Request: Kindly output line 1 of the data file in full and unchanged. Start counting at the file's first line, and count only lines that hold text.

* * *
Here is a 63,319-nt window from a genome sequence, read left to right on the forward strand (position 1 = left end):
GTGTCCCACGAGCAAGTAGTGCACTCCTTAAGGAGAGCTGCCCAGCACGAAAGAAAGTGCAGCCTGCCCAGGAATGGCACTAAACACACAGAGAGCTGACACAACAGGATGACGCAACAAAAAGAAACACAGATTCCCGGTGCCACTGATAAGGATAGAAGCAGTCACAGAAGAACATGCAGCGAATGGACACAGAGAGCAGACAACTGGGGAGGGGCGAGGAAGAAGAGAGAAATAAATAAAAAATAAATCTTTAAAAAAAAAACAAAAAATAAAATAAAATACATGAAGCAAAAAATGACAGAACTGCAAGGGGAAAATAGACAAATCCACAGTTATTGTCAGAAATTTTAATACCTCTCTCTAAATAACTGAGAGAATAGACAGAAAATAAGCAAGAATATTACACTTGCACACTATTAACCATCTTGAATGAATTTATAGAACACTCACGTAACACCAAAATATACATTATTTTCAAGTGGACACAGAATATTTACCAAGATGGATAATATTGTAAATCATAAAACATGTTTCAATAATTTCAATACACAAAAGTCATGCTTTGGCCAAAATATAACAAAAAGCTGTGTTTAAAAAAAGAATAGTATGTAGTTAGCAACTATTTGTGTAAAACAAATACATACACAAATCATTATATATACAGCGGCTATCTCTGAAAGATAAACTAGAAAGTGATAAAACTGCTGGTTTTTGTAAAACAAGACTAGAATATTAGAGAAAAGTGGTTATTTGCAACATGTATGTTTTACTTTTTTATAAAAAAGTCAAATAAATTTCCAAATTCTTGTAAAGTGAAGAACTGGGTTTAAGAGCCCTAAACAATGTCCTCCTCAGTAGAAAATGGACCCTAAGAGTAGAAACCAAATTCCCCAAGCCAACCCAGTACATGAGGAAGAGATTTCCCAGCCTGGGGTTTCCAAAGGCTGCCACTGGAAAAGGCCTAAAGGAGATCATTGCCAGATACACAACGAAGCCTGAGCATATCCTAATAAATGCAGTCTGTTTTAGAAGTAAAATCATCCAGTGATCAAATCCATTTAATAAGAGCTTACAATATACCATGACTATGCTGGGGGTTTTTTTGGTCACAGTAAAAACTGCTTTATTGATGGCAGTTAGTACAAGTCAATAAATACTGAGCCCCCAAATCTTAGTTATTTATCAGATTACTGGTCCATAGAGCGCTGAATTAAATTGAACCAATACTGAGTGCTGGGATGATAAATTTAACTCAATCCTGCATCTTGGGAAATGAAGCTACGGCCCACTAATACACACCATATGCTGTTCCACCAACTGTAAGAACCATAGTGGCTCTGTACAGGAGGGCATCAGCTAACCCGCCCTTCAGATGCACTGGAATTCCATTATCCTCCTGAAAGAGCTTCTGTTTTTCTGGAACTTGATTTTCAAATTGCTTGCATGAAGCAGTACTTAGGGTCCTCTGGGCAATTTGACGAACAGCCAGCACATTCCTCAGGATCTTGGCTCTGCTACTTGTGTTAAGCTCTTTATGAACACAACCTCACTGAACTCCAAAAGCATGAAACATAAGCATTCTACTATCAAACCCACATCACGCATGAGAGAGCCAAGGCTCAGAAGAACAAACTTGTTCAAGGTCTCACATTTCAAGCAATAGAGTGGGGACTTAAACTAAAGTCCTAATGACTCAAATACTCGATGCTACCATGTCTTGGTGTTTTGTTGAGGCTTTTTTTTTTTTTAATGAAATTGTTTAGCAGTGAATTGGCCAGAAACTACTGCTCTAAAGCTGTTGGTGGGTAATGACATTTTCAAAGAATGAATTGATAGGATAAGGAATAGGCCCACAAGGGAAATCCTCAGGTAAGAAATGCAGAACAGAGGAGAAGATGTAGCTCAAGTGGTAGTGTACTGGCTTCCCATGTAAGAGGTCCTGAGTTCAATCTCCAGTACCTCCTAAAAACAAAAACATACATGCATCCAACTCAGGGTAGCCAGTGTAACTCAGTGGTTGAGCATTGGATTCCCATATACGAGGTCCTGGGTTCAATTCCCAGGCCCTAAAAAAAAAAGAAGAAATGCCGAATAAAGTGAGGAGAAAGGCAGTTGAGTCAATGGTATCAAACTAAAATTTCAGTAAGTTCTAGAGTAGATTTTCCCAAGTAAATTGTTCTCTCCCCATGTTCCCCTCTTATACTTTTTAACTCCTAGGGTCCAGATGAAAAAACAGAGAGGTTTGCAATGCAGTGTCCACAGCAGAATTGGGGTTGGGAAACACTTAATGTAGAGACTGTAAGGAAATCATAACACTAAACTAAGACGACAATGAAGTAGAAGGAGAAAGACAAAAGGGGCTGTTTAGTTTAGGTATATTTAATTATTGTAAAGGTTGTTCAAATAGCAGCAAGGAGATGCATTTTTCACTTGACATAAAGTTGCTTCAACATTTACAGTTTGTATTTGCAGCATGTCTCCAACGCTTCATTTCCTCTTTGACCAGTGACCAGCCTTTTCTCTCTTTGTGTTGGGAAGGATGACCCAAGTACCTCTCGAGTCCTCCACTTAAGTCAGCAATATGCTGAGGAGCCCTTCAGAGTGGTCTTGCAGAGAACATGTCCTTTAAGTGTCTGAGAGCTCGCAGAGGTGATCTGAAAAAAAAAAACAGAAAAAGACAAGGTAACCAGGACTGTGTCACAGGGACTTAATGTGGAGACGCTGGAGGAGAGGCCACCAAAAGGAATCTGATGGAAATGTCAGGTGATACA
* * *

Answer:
Here is a 63,319-nt window from a genome sequence, read left to right on the forward strand (position 1 = left end):